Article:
Trans-Pacific Partnership: Renegotiating NAFTA by the back door
By Jim Stanford
23 September 2015
For years, trade and justice activists have proposed renegotiating the North American Free Trade Agreement (NAFTA) to address some of the deal’s most damaging features: for example, by removing the anti-democratic investor-state dispute settlement provisions of Chapter 11, linking trade benefits to genuine protections for human and labour rights (all the more important given the deteriorating democratic situation in Mexico), and establishing a continent-wide strategy for auto investment and production. We were always told that renegotiating NAFTA was a pipe dream: it would not be possible to open the text and get all three countries on board with reforms, no matter how legitimate the concerns.
So imagine our collective surprise to see that the Trans-Pacific Partnership (TPP) talks, behind closed doors, have jumped right into the deep end of NAFTA: undertaking a wholesale renegotiation of what is by far Canada’s most important trade relationship.
Free trade with Japan
The TPP would include 12 countries, several of which Canada already has free trade agreements with. For Canada, the most important new free trade relationship would be with Japan. Opening up bilateral free trade with Japan poses many risks to Canada, similar to issues critics have raised regarding the CETA and the bilateral FTA with Korea. Our bilateral relationship with Japan starts from a position of deep quantitative and qualitative imbalance: we incur chronic trade deficits with Japan, since our imports of high-value manufactured goods vastly outweigh our exports to Japan (which consist mostly of natural resources). Bilateral tariff elimination with Japan will therefore boost our imports far more than our exports (since our imports are bigger, and our resource-based exports do not face large Japanese tariffs).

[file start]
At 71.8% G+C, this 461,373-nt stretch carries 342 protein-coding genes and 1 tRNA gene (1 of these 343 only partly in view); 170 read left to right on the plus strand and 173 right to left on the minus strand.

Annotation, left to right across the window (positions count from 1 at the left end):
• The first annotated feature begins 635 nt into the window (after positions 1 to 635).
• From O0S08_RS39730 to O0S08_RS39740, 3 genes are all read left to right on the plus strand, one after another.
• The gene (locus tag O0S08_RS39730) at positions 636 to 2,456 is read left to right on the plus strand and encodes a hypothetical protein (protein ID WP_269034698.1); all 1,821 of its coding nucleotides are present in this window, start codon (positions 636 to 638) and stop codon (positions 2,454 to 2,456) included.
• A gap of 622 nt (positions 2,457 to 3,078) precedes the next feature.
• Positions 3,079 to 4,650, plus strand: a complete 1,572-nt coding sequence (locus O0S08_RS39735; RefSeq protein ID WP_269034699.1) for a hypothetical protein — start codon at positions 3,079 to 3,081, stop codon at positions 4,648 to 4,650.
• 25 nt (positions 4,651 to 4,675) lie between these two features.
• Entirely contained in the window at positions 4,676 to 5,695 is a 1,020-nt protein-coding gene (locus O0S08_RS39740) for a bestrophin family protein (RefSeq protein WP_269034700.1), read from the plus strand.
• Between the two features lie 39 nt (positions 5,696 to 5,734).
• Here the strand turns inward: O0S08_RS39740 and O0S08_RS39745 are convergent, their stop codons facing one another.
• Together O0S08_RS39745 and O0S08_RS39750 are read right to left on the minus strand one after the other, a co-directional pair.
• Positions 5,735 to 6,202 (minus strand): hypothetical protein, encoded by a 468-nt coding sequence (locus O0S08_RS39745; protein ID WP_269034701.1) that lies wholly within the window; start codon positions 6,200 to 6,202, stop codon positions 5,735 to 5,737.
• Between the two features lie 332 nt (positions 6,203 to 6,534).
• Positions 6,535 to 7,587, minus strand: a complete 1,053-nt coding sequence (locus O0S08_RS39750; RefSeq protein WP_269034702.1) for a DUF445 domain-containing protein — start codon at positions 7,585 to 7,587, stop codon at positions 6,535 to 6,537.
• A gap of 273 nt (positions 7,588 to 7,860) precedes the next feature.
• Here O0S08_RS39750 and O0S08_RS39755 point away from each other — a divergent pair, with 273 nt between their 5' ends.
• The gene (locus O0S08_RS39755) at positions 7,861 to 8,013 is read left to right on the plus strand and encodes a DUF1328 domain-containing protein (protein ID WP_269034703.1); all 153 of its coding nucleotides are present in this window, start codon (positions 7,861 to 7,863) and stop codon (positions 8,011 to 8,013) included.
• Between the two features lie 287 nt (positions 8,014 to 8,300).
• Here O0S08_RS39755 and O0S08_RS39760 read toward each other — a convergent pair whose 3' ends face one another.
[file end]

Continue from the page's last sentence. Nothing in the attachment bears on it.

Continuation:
The working of Japan’s state-directed economy, reliant on nuanced and multidimensional interventions to support and protect strategic domestic industries, and boost net exports, will not be fundamentally altered by the restrictions of a trade deal. There is little prospect that Canada’s value-added exports to Japan would significantly grow under bilateral free trade; in the important case of automotive products, there is no upside at all (right now, the bilateral trade flow is effectively one-way: $5 billion in imports from Japan last year, versus just $33 million in auto exports to Japan). So liberalization with Japan can only reinforce Canada’s structural disadvantage as a resource supplier. This point has been made in previous critiques of the Harper government’s free trade strategy.
Indeed, this negative structural evolution is already visible under our new free trade agreement with Korea, which has only been in place since January 1. Korea and Japan share similar economic structures, and have followed similar state-directed policy strategies, so the analogy to the effects of a Canada-Japan trade deal is strong. Based on the most recent data from Industry Canada’s Strategis database, Canadian exports to Korea declined 7 per cent in the January-July period (compared to year-earlier levels), Canadian imports from Korea grew 8 per cent, and the already-large bilateral deficit widened by another 29 per cent. We are on track to post a $4-billion bilateral trade deficit with Korea this year, the largest on record, contributing significantly to Canada’s record trade deficits. (I know that DFATD spokespeople have argued that trade deficits don’t matter, so long as Canada harvests the "efficiency gains" from mutual free trade specialization; this argument is impossible to sustain in conditions of chronic unemployment and inadequate aggregate demand.) The big "winner" for Canada under the Korea deal was supposed to be our beef and pork exports. Yet six weeks after the FTA came into effect, Korea once again banned Canadian beef (because of a BSE scare), and the FTA has been useless in reversing that decision. The bilateral Korea FTA is already proving to be a fiasco for Canada.
Opening a Pandora’s box